United World Project


Europe: time to dialogue

29 March 2019   |   , ,
by Sara Fornaro.

In view of the forthcoming European elections, a public debate has started on Facebook, promoted by the Focolare Movement and addressing those who wish to compare their ideas without manipulation. An interview with Alberto Lo Presti, one of the promoters of the “Europe: time to dialogue” campaign and director of the review “Nuova Umanità” (New Humanity).

There are two months left until May 26 European elections: not very enthusiastic elections, at least in Italy, where we shifted from 66.5% of voters in 2009 to 58.7% in 2014. However, with the growth of sovereignists and the difficulties of Brexit, the upcoming elections will have a very large – national and international – political weight, because the new MEPs will help shape the future profile of the European Union: either more open and welcoming or more focused on the needs of individual countries.

Recent events, such as the separate meetings of the various European leaders with Chinese President Xi Jinping, have highlighted the easing of internal constraints. To assure the solidity of the Union and to make the dream of a united and supportive continent come true, therefore, the direction taken by the associations that adhere to Retinopera is to be readjusted.

On the social networks, the new – sometimes aggressive – meeting place, there are also those who propose a deeper dialogue. This is the case of Europe: time to dialogue, a campaign promoted by the Focolare Movement, the subject of our interview with political scientist Alberto Lo Presti. Faced with attempts to manipulate consensus, the editor of the review “Nuova Umanità” (New Humanity) explains, the action of discussing and clarifying is a democratic necessity.


Prof. Lo Presti, what is “Europe: time to dialogue?”

It is a campaign on social networks, particularly on Facebook, aimed at intervening in the public debate on the occasion of the forthcoming European Parliament elections by injecting into the discussion elements of the culture of unity and Ut omnes [the Gospel sentence “ut omnes unum sint” comes from Jesus’ prayer “May they all be one”, ed.]. Since there are neo-sovereignist temptations and a return to strongly nationalist positions, those who have a vocation for unity cannot remain indifferent, nor neutral.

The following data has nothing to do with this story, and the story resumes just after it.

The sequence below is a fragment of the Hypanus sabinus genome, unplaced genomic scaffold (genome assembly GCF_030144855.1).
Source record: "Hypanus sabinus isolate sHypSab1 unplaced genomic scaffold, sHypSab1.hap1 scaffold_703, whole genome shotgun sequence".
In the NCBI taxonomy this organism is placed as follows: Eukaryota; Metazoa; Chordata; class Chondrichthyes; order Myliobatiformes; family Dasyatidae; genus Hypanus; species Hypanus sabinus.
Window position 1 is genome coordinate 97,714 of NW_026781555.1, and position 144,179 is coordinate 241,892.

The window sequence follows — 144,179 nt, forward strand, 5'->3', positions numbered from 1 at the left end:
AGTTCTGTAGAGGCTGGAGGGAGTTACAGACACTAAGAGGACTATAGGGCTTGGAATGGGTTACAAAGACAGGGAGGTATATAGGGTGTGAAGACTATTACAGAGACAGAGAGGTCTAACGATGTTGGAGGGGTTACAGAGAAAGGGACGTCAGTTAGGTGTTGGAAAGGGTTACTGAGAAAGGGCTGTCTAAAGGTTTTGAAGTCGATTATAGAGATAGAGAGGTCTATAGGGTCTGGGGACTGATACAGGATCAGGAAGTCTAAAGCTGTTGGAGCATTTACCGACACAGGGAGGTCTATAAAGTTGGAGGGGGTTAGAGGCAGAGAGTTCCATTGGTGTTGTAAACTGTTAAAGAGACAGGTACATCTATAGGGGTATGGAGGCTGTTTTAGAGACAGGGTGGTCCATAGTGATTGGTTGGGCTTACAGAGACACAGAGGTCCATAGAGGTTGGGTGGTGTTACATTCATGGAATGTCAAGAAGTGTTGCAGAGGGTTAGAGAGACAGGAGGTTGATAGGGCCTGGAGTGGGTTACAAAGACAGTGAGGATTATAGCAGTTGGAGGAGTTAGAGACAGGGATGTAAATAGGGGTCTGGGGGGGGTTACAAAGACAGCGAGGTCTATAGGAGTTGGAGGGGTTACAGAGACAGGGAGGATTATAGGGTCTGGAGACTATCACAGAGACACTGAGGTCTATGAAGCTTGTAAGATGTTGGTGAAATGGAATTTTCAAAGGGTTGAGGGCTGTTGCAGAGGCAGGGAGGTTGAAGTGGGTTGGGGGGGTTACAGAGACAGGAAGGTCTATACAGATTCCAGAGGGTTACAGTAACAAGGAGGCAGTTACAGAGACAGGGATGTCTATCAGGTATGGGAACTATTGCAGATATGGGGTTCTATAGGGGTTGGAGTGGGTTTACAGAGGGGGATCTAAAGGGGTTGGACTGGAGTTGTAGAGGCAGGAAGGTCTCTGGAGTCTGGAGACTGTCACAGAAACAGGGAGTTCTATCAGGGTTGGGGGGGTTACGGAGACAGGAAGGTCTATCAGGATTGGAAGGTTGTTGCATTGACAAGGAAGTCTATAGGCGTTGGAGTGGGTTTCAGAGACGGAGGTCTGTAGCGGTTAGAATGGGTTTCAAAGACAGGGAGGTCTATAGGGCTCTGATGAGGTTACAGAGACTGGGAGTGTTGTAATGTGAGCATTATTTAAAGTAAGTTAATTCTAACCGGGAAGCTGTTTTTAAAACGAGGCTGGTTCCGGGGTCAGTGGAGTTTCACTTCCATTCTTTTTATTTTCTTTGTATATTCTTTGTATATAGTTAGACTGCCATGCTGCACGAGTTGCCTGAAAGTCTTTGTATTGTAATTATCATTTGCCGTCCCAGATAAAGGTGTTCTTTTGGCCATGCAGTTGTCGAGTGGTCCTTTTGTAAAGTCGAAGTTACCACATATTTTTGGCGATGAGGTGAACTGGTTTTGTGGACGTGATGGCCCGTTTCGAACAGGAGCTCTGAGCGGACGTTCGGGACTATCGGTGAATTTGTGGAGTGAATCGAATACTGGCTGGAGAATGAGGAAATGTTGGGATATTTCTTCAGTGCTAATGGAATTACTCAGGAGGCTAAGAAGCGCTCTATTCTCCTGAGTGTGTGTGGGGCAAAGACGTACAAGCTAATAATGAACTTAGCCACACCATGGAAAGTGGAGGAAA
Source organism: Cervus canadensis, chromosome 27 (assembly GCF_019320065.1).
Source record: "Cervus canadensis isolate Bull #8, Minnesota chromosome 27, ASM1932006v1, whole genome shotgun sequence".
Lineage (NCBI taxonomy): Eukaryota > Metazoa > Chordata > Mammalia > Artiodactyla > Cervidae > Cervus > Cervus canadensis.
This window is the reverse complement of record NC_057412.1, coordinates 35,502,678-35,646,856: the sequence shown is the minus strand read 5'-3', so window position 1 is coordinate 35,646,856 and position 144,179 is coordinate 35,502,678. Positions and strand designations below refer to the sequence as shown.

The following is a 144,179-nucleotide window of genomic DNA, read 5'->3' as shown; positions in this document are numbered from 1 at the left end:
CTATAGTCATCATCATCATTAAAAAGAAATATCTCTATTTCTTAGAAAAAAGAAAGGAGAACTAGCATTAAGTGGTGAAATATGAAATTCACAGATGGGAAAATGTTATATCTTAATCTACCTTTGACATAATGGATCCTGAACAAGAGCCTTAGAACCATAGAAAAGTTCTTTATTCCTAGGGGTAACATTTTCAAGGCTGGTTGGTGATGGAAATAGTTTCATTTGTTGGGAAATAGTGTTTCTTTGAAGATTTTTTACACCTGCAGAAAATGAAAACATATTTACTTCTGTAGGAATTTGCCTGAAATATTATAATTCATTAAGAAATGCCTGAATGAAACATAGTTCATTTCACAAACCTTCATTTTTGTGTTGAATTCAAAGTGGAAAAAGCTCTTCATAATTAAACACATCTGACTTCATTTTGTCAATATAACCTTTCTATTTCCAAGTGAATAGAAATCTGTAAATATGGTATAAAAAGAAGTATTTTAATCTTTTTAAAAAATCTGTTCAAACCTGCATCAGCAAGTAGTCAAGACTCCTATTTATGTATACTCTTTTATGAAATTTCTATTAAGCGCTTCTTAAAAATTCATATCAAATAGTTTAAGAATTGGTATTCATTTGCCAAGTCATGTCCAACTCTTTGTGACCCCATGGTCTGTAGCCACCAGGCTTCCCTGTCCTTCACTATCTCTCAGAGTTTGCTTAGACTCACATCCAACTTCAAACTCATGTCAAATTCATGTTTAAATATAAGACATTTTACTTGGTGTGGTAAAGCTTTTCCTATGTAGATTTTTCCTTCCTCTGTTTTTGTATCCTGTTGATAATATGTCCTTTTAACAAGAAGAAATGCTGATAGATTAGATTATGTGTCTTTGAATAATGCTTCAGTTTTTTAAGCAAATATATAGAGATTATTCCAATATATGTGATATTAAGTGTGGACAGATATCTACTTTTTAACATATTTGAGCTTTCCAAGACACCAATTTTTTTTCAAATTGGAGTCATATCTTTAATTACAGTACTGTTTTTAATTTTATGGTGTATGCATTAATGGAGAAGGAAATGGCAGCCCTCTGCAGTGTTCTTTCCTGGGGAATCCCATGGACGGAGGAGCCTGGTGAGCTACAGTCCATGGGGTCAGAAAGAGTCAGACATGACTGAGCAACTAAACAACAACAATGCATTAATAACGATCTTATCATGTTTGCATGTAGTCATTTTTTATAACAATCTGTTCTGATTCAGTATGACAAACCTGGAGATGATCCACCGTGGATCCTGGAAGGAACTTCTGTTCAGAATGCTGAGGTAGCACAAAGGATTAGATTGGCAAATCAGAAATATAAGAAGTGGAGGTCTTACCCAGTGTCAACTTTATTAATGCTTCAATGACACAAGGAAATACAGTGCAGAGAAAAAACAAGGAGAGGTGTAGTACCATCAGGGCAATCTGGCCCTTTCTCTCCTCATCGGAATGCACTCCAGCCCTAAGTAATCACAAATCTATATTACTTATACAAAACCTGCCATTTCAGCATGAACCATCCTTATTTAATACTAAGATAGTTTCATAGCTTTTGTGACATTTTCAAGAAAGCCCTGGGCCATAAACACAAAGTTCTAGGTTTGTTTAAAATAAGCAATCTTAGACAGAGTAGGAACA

Why a Facebook campaign?

Social networks are like “prairies” in which crafty and clever people insinuate themselves to try to manipulate and influence consensus: experts got to this conclusion through much data analysis and research. All this challenges democracy and the new ways of participating. It is evident that there are interest groups that aspire to global disorder to have a free hand in pursuing their own interests, and to achieve this they sow discord, disrupting the designs of political unity and integration among peoples. Intervening on social networks means supporting the logic of democracy: anyone can speak up, disagree, or concur. We think it is very important not to leave social networks in the hands of the fomenters of political hatred.

Are you talking about fake news, false truths, and so on?

Yes, and Russian trolls, I might add. The manipulative action carried out by these anonymous and provocative subjects is objective; it has been extensively and scientifically studied and recognized. It is not simply an opinion.

How does your campaign take shape?

Since a more sympathetic, more united Europe is today at risk, we first want to show how it was the dream and inspiration of so many great protagonists of history. First, it was the dream of those who lived and worked for the unity of the world. Therefore, we will report brief thoughts of Chiara Lubich, Igino Giordani, Pasquale Foresi, Klaus Hemmerle, and others such as De Gasperi, Schuman, Adenauer… We will also try to actualize their message with some comments that meet the challenges of these days, towards the European elections.